Public schools and community colleges in seven counties and one city in Southwest Virginia are eligible to apply for a program that will offer competitive multiyear grants to fund campus solar arrays and educational opportunities in the solar field in Virginia and West Virginia.
The Coalfield Solar Fund is a partnership among Intuit Inc., the nonprofit National Energy and Education Development Project and Secure Solar Futures, a Staunton-based solar developer. The partnership was announced last week by Intuit, which makes TurboTax, Credit Karma, QuickBooks and Mailchimp.
Secure Solar Futures is already involved in solar projects at two school systems in Southwest Virginia.
All K-12 public schools and community colleges in the counties of Buchanan, Dickenson, Lee, Russell, Scott, Tazewell and Wise and the city of Norton can apply for the grants.
Awards will range from $50,000 to $150,000 per campus to qualifying and successful K-12 public school and community college applicants to allow them to deploy solar arrays and prepare students for careers in renewable energy.
“Intuit is building off the success of its earlier collaboration with Secure Solar Futures on a solar project in Wise, Virginia — an Intuit Prosperity Hub location — with the Coalfield Solar Fund,” according to a news release from Intuit.
The Prosperity Hub program, which launched in 2016, creates jobs and programs that benefit underserved communities through customer success centers, educational institutions, financial empowerment initiatives and small business success centers. In addition to the one in Wise, there are hubs in Bluefield, West Virginia; Hazard, Kentucky; Johnstown, Pennsylvania; Lawton, Oklahoma; and Morristown, Tennessee. There are also hubs in Canada and the United Kingdom.
Schools and colleges can apply for solar energy systems and equipment at no upfront cost, while simultaneously arming local workforces with skills for clean energy careers, the release states. Students are offered in-classroom opportunities on STEM and clean energy, and there is a hands-on learning curriculum for high school students.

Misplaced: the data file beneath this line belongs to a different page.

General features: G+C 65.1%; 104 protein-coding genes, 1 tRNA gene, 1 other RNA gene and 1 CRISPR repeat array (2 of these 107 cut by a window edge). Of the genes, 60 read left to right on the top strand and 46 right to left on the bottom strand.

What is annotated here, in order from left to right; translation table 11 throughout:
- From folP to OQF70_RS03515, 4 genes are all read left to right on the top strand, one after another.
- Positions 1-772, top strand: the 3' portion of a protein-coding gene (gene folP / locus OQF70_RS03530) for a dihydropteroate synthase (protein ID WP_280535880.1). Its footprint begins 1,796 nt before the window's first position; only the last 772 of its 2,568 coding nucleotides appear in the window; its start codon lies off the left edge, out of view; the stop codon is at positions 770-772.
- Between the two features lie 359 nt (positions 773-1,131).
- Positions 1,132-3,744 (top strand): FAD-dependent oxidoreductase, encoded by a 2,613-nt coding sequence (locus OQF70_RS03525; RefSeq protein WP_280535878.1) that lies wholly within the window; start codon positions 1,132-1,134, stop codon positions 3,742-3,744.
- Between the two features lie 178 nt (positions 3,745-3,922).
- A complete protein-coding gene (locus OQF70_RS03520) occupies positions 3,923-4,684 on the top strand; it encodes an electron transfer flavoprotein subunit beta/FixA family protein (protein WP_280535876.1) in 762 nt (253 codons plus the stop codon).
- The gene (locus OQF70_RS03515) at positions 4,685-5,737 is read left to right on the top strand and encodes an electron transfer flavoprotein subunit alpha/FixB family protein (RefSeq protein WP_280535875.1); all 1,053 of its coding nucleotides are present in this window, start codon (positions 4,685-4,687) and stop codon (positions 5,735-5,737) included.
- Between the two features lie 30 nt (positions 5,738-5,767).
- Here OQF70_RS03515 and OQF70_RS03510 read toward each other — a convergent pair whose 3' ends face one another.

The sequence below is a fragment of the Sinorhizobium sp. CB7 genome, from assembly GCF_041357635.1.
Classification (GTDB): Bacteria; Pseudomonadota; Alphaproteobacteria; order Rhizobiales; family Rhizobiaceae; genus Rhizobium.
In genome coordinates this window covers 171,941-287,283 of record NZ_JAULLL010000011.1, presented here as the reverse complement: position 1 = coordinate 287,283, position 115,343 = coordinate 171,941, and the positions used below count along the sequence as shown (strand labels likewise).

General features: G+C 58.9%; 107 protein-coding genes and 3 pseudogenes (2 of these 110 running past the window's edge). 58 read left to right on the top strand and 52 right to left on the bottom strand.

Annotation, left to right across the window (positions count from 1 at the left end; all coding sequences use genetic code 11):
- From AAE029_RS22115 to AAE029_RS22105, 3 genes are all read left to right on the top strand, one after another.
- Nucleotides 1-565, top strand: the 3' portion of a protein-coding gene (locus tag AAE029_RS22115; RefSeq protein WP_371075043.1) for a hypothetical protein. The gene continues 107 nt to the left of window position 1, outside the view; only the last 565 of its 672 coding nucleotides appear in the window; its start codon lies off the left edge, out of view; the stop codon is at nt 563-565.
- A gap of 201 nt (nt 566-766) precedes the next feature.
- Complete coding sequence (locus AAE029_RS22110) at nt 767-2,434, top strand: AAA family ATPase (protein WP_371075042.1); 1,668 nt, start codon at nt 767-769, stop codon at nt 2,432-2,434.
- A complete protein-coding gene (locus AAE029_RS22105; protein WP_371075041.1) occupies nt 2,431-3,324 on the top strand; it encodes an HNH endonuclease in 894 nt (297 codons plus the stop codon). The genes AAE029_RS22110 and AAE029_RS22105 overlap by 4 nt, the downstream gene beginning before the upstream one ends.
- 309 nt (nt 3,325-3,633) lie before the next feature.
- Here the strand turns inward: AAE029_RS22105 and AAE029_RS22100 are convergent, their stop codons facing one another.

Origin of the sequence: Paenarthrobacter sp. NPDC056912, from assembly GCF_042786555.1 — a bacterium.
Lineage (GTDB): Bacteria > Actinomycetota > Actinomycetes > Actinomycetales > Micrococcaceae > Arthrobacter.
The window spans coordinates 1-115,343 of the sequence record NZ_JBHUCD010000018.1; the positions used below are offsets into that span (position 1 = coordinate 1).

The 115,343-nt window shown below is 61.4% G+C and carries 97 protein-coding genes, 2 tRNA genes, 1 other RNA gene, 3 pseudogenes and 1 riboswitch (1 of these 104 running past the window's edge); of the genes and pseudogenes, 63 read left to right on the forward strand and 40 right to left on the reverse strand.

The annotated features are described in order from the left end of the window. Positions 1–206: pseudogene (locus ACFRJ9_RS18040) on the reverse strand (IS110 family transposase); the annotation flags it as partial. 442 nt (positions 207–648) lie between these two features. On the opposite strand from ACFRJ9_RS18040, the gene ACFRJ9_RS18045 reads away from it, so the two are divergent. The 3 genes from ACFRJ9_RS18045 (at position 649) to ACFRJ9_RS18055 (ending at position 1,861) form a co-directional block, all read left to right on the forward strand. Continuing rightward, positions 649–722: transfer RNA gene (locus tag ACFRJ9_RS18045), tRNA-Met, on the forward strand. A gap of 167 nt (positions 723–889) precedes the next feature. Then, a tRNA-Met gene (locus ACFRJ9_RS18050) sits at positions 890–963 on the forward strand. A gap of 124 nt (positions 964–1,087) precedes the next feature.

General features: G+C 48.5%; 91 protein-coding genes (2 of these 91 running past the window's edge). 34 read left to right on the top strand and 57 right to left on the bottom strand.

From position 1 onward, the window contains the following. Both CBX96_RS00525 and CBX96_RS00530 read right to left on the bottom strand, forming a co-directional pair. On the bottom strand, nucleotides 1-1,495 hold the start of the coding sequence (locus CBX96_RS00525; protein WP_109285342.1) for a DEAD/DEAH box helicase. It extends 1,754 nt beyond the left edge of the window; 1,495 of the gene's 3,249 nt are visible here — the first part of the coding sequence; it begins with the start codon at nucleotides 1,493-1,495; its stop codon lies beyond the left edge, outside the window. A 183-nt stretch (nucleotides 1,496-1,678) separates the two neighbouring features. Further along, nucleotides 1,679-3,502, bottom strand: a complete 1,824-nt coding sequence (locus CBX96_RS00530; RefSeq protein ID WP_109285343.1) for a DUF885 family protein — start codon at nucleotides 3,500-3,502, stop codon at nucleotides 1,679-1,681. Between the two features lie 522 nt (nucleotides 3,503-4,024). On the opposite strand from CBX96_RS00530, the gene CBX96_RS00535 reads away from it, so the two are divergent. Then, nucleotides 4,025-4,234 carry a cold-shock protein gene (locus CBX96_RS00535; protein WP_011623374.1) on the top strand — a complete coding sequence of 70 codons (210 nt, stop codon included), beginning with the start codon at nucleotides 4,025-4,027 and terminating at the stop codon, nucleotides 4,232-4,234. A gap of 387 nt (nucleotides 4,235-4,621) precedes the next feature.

At the same time, participating schools will save money on their energy bills.
Already, Secure Solar Futures has been working on solar projects at a dozen schools in two Southwest Virginia counties, seven in Wise and five in Lee.
Three of the Wise County projects are up and running, at St. Paul Elementary School, J.W. Adams Elementary School and Wise Primary School, according to Erik Curren, director of marketing for Secure Solar Futures. The remaining projects in Wise County will be online by the end of this summer, he added.
[Read Cardinal News’ previous coverage of these projects here.]
In Lee County, three solar projects are online, at Jonesville Middle School, Rose Hill Elementary School and Elk Knob Elementary School. The other two projects will be completed by the end of April, Curren said.
Once the first phase of projects is complete in Southwest Virginia, there will be a second phase, he said.
Under a power purchase agreement, the schools can buy renewable energy without having to pay to build a solar array. The developer, Secure Solar Futures, pays for and owns the installation and then sells electricity back to the customer.
The energy needs for Wise County schools will be offset by about 30% and Lee County’s schools will be offset by about 75%, Curren said.
The grant funds are above and beyond the benefits of the purchase agreement, and the money can be used to hire a sustainability manager, make facility repairs or purchase educational materials, he added.
One of the best ways to bring solar power to a community is through its schools, Ryan McAllister, CEO of Secure Solar Futures, said in the release.
“Schools have large flat rooftops suitable to host larger solar arrays and can greatly benefit from the financial savings and educational opportunities that solar power offers. Best of all, schools and colleges can now go solar much more affordably than in the past, thanks to newly available PPA structures,” he said.
For the first phase of funding, applicants must submit a brief notice of interest form through the program’s website, www.coalfieldsolarfund.org, by April 17. Secure Solar Futures will then evaluate each application. For those selected for the final round, additional application steps will be required for submission by July 1.
Awards will be announced this fall. Applicants not awarded grants in the first phase will be placed on a waiting list for subsequent rounds of funding.
Interested schools and colleges can learn more about the program through two webinars scheduled for April 6 and April 12. Applications, webinar details and signups, along with more information about the Coalfield Solar Fund, can be found at the program’s website, www.coalfieldsolarfund.org.